A week at Duka, a one-bedroom villa with private pool, costs from £550, excluding flights (vintagetravel.co.uk).
Golden glow: Krka National Park is latticed with walking and hiking trails and famous for its seven waterfalls
Plitvice and Krka National Parks: Croatia may be known for its stunning coastline but the Plitvice National Park – two hours inland from Split – is one of Europe’s most beautiful landscapes.
Cascading down a hillside is a vast network of 16 terraced lakes and waterfalls that are coloured emerald-green by naturally occurring minerals.
Krka, closer to the coast, is famous for its seven waterfalls. Both parks are latticed with walking and hiking trails that are at their most beautiful in autumn.
A two-week self-drive tour, including nights at Plitvice and Krka, costs from £995pp, including transfers and car hire (responsibletravel.com).
The coldest months are the best time to visit Croatia’s cities, from the snow-lined streets of Zagreb to Split’s spectacular Roman sites.
Season’s greetings: The Mushroom fountain in Zagreb, Croatia’s capital city, lit up for Christmas
Zagreb: The cobbled streets of Croatia’s elegant capital are at their most atmospheric in winter, when the trees in Zrinjevac park are illuminated with more than two million lights and its Christmas market (repeatedly voted Europe’s best) takes over Ban Jelacic Square. The Upper Town is the city’s historic heart. Take a stroll along Stross Promenade to Caffe de Matos, a collection of bars and shops that create the feel of a winter festival.
A three-night B&B break at Esplanade Zagreb costs £628pp, including flights and transfers (kirkerholidays.com).
Split: Surrounded by the snow-capped Dinaric Alps, Split has a very different feel in winter to the hectic summer months.
The streets of the Old Town were built in 305 AD for Emperor Diocletian as his retirement complex, and seeing them in a crisp winter light, free of crowds, is a joy. In the evening, discover hearty local cuisine – the fish stew at family-owned Konoba Hvaranin is reckoned to be the best in the city.
Three nights’ B&B at Hotel President Solin costs from £361pp (baholidays.com).
Before the summer crowds arrive, this is a dreamy time to follow the gleaming yachts to Hvar, take the ferry to mountainous Korcula or explore Dubrovnik.
Head for heights: Dubrovnik’s famous cable car on Srd mountain offers spectacular panoramic views
Dubrovnik: In spring the weather is still cool enough to walk the city’s ancient walls at any time of day. Take the queue-free cable car up Mount Srd (dubrovnikcablecar.com), which offers spectacular views. Avoid the over-priced restaurant at the top and instead, when you return to the lowest cable-car station, tuck into the city’s best pizza at Tabasco right next door.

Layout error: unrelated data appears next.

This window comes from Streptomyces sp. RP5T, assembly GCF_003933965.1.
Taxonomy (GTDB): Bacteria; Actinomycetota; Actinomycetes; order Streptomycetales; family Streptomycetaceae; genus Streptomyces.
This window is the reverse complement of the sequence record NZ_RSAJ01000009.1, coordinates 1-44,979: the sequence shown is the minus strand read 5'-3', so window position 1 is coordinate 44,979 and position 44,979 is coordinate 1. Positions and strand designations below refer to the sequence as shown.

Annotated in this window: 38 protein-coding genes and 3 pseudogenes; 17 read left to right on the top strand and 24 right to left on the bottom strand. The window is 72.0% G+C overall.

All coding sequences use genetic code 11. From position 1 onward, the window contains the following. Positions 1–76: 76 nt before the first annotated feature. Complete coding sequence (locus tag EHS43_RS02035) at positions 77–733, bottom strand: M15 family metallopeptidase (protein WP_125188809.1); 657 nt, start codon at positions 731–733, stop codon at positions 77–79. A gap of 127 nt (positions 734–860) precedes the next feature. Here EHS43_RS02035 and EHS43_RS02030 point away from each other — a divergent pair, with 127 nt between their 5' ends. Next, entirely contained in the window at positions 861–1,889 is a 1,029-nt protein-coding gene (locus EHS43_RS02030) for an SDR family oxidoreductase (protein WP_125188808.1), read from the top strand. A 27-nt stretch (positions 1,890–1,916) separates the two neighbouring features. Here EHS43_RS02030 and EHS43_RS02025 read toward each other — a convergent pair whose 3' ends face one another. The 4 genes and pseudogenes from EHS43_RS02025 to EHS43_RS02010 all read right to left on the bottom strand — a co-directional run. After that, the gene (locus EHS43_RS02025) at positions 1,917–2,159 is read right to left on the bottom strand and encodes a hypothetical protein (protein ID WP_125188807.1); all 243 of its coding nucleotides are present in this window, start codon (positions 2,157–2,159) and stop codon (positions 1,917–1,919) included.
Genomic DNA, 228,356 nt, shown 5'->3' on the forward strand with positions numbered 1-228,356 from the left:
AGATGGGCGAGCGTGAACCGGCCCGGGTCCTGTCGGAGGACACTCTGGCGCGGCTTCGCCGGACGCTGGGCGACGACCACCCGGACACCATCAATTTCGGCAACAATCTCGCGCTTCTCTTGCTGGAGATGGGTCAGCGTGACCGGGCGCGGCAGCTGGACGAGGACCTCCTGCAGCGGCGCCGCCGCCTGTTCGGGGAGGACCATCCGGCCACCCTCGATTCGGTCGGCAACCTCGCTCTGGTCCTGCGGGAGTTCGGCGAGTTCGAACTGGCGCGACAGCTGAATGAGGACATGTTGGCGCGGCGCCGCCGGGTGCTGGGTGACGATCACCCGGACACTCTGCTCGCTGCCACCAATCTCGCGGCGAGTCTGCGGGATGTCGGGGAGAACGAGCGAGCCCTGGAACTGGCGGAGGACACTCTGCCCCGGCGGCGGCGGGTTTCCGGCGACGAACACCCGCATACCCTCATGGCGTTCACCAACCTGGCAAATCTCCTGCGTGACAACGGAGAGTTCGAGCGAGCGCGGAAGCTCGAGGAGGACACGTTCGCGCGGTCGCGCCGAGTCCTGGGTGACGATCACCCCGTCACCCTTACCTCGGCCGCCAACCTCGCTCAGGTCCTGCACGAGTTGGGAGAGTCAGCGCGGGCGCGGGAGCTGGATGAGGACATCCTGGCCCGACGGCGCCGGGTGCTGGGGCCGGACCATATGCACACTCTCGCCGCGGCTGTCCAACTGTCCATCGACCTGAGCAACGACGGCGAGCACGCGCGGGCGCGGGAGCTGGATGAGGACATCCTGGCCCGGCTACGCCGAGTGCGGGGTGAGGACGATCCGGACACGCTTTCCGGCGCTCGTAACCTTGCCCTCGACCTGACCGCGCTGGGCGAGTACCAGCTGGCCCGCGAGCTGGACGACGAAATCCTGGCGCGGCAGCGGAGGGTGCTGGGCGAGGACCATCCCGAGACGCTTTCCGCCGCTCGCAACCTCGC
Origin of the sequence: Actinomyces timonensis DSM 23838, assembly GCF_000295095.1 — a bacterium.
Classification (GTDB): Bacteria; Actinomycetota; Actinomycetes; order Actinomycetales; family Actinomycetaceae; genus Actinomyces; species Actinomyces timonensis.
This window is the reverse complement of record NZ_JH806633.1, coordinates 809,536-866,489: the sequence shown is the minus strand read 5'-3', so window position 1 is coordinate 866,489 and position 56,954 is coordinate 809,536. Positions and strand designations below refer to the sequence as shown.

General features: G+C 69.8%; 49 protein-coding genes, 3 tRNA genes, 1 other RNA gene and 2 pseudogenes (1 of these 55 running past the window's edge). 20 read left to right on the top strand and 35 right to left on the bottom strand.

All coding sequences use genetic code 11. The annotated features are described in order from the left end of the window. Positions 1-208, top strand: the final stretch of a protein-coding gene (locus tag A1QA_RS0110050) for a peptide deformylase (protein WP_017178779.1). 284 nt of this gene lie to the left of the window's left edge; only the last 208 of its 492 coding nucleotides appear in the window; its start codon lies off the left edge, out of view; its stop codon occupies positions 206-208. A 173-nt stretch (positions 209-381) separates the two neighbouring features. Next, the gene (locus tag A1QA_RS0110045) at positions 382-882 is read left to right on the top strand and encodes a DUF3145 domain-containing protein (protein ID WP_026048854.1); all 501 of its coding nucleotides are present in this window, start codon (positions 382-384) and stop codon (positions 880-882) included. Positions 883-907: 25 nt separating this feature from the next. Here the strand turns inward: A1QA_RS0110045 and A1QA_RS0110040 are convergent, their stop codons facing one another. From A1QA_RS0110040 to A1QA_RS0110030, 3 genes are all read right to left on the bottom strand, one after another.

Visit the Homeland War Museum (mdrd.hr) for a glimpse of what the city went through during the country’s civil war in the early 1990s, or swap the busy streets for a chilled, island vibe – the car-free Elafiti Islands of Kolocep or Lopud are ideal for a day trip.
A week’s B&B at Dubrovnik Palace costs from £946pp, including flights and transfers (tui.co.uk).
Hvar: Everyone from backpacking students to Euro royalty descends on Hvar in summer to enjoy its Ibiza-esque vibe. But in spring, things are calmer – it’s possible to get a table for cocktails on Riva’s elegant terrace, for example, and the winding roads that lead to the island’s hidden beaches are less jammed.
Hop on a boat taxi to the nearby island of Sveti Klement, where the Meneghello restaurant at the cute Palmizana hotel (palmizana.com) is an idyllic spot for lunch.
A week at the Amfora Hvar Resort costs from £799pp B&B, including flights (onthebeach.co.uk).
A thing of beauty: Korcula, above, the reputed birthplace of explorer Marco Polo
Korcula: Most famous as the reputed birthplace of explorer Marco Polo, Korcula is dramatic – swathed in forests and vineyards with a windy coastline that’s ideal for sailors and windsurfers.
The elegant, streets of Korcula Town are dotted with art galleries and boutiques that are perfect for a morning’s browse before lunch at Adio Mare (konobaadiomare.hr), one of the island’s best-loved konobas – little Croatian restaurants with simple menus that are often family owned.
A week at Hotel Marko Polo costs from £549pp half-board, including flights and transfers (prestigeholidays.co.uk).